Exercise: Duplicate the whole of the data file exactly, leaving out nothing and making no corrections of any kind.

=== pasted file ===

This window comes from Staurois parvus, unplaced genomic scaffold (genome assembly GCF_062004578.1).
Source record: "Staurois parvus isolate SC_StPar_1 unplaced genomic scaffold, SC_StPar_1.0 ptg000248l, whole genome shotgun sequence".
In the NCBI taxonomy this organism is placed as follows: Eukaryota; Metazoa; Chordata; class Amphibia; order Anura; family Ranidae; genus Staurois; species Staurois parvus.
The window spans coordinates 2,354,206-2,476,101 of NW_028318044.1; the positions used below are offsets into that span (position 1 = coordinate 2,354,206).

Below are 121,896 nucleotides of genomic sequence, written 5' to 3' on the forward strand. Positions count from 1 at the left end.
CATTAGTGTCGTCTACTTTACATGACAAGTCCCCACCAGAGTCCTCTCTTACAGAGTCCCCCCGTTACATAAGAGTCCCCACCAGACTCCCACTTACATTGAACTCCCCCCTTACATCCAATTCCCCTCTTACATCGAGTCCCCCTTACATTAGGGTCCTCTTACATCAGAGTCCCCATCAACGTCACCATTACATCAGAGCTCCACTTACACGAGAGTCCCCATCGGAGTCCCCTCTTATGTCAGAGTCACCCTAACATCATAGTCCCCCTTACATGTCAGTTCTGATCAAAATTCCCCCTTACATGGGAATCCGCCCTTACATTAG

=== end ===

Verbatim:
This window comes from Staurois parvus, unplaced genomic scaffold (genome assembly GCF_062004578.1).
Source record: "Staurois parvus isolate SC_StPar_1 unplaced genomic scaffold, SC_StPar_1.0 ptg000248l, whole genome shotgun sequence".
In the NCBI taxonomy this organism is placed as follows: Eukaryota; Metazoa; Chordata; class Amphibia; order Anura; family Ranidae; genus Staurois; species Staurois parvus.
The window spans coordinates 2,354,206-2,476,101 of NW_028318044.1; the positions used below are offsets into that span (position 1 = coordinate 2,354,206).

Below are 121,896 nucleotides of genomic sequence, written 5' to 3' on the forward strand. Positions count from 1 at the left end.
CATTAGTGTCGTCTACTTTACATGACAAGTCCCCACCAGAGTCCTCTCTTACAGAGTCCCCCCGTTACATAAGAGTCCCCACCAGACTCCCACTTACATTGAACTCCCCCCTTACATCCAATTCCCCTCTTACATCGAGTCCCCCTTACATTAGGGTCCTCTTACATCAGAGTCCCCATCAACGTCACCATTACATCAGAGCTCCACTTACACGAGAGTCCCCATCGGAGTCCCCTCTTATGTCAGAGTCACCCTAACATCATAGTCCCCCTTACATGTCAGTTCTGATCAAAATTCCCCCTTACATGGGAATCCGCCCTTACATTAG